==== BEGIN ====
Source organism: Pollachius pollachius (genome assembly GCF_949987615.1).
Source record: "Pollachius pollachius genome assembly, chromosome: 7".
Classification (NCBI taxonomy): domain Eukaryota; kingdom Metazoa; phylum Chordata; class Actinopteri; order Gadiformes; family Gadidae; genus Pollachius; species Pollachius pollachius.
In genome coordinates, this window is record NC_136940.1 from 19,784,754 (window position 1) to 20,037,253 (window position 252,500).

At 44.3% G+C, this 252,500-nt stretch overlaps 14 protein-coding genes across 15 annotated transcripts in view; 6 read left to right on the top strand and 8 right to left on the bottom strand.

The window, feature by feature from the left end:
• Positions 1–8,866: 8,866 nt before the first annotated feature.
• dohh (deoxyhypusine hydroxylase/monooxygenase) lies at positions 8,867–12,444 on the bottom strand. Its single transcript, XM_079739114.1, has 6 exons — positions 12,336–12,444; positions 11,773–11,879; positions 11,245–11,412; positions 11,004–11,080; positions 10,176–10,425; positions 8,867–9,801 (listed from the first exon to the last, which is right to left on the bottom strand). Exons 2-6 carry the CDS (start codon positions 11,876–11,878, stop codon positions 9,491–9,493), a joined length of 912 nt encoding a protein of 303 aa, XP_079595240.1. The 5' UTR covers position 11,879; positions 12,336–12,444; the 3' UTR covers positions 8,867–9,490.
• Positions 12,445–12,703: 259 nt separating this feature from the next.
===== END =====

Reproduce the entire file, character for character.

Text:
Source organism: Pollachius pollachius (genome assembly GCF_949987615.1).
Source record: "Pollachius pollachius genome assembly, chromosome: 7".
Classification (NCBI taxonomy): domain Eukaryota; kingdom Metazoa; phylum Chordata; class Actinopteri; order Gadiformes; family Gadidae; genus Pollachius; species Pollachius pollachius.
In genome coordinates, this window is record NC_136940.1 from 19,784,754 (window position 1) to 20,037,253 (window position 252,500).

At 44.3% G+C, this 252,500-nt stretch overlaps 14 protein-coding genes across 15 annotated transcripts in view; 6 read left to right on the top strand and 8 right to left on the bottom strand.

The window, feature by feature from the left end:
• Positions 1–8,866: 8,866 nt before the first annotated feature.
• dohh (deoxyhypusine hydroxylase/monooxygenase) lies at positions 8,867–12,444 on the bottom strand. Its single transcript, XM_079739114.1, has 6 exons — positions 12,336–12,444; positions 11,773–11,879; positions 11,245–11,412; positions 11,004–11,080; positions 10,176–10,425; positions 8,867–9,801 (listed from the first exon to the last, which is right to left on the bottom strand). Exons 2-6 carry the CDS (start codon positions 11,876–11,878, stop codon positions 9,491–9,493), a joined length of 912 nt encoding a protein of 303 aa, XP_079595240.1. The 5' UTR covers position 11,879; positions 12,336–12,444; the 3' UTR covers positions 8,867–9,490.
• Positions 12,445–12,703: 259 nt separating this feature from the next.